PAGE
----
Saturday, July 2nd 2022   |

Satchmo and the Star

By ALAN SMASON, Exclusive to the SOURCE 5775

Perhaps there is no greater period of Jewish influence on jazz as when it first sprang up on the streets of New Orleans in neighborhoods before and after the heyday of ragtime. In particular, one area – the Third Ward – encompassing much of the present day Central Business District, would go on to prove to be especially noteworthy in the fostering and development of what we have come to know as jazz.


Louis Armstrong at the recording session of “Louis Armstrong Plays W.C. Handy,” where he showed his Star of David. (Photo courtesy Louis Armstrong House Museum)

Tulane University’s Hogan Jazz Archive curator and author Bruce Raeburn and writer and historian Jack Stewart have both researched the area extensively and reported its importance.

Largely settled by immigrants, the area attracted both laborers and skilled tradesmen. In particular the 400 block of South Rampart Street was home to
a great many Jewish families, many of whom established trade as pawnshop owners or, as they were commonly called, loan offices.

Among the Jewish families who had businesses, according to Stewart, were the related families of the Fertels and the Finks; the Finks’ in-laws, the Franks; the Pailets; the Itzkoviches and the Karnofskys.

This neighborhood was also home at that time to a young, impressionable Louis Armstrong.

While Louis Armstrong identified as a Baptist, it may surprise a great many music lovers to learn that the “goodwill ambassador to jazz” wore a Magen David, or Star of David, throughout most of his adult life. The background to this little- known tale makes for fascinating reading and is steeped in the culture of New Orleans.

Some modern historians like Stewart refer to this district as “Black Storyville” in an attempt to differentiate it from its white musical melting pot and more well-documented cousin as well as to distinguish it from the entirety of Back O’Town.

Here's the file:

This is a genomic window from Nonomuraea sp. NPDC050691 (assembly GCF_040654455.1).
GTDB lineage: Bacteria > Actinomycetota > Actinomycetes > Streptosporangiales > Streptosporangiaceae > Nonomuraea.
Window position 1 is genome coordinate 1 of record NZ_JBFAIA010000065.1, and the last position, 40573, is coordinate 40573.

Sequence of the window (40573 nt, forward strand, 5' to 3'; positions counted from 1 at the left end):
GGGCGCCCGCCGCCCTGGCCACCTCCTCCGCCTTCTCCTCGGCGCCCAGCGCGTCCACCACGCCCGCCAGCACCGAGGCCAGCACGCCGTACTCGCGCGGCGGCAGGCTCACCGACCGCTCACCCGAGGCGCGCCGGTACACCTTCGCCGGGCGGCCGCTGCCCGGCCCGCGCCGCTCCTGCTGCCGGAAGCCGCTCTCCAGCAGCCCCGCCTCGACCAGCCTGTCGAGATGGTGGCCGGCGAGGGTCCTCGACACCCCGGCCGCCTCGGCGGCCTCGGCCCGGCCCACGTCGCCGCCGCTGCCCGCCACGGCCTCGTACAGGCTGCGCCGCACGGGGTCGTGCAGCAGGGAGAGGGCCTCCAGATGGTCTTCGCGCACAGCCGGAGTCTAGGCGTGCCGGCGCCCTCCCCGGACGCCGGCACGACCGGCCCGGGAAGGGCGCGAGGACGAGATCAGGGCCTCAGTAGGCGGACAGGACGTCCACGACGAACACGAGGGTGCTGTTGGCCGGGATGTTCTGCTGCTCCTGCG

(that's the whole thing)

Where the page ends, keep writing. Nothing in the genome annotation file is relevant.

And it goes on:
Situated in the present-day area near City Hall and Duncan Plaza, this was the African-American red-light district where brothels and music halls like the Funky Butt Hall sprang up. Buddy Bolden, the first acknowledged jazz star reportedly played there, not far from Armstrong’s modest home. Abandoned by his father and with a mostly-absent mother, Armstrong was raised in large part by his grandmother. He longed for family at a time when children were not very protected.


Morris Karnofsky, the boy who advanced Satchmo the money for his first cornet, pictured exclusively for the first time in the CCJN. (Photo courtesy Jacob Karno)

Among his earliest of jobs, Armstrong toiled as a laborer with the Louis Karnofsky family of Jewish-Lithuanian peddlers. Part of his duties included getting up early and delivering “stone coal” from atop a delivery wagon with Louis’s son, Morris. It was hard and dirty work, but the Karnofskys’ work ethic impressed the youngster as he related in the biography “In His Own Words”: “The Karnofksy boys were all fine young men, wonderful dispositions. The whole family had that fine warmth for all their Negro help,” Armstrong wrote. “The Karnofskys would start getting ready for work at five o’clock in the morning and I was right there along with them.”

Elsewhere he wrote: “Working for these fine people, I learned to be an early riser, just like them. I noticed they believed in being on the move. Up early every morning…making Hay while the Sun Shined.”

From the way Jews were commonly mistreated by other whites, Armstrong had an intuition that blacks and Jews had similar prejudice to overcome and needed to stick together. “I had a long admiration for the Jewish people. Especially for their long time of courage, taking So Much Abuse for so long,” he wrote.

It is well known that Armstrong embellished a story or two, even altering the actual August 4, 1901 date of his birth to coincide with the more patriotic date of the Fourth 0f July, 1900. But the story of how he got his first cornet has remained constant.

“One day when I was on the wagon with Morris Karnofsky – we were on Rampart and Perdido Streets and we passed a Pawn Shop – which had in its Window an old tarnished beat up’ “B” Flat Cornet,” he wrote.

Stewart identified that shop as having been run by Jacob Fink.

Armstrong continued: “It only cost Five Dollars. Morris advanced me two dollars on my Salary. Then I put aside Fifty Cents each week from my small pay – finally the Coronet was Paid for in full. Boy was I a Happy Kid.”

Although the dates when Armstrong secured that cornet are in dispute, he always had a special relationship and good memories of his time spent with the Karnofsky family.

Tilie (Ester) Karnofsky (ca. 1936), who taught Louis Armstrong how to sing, published exclusively for the first time in the CCJN. (Courtesy of Jacob Karno)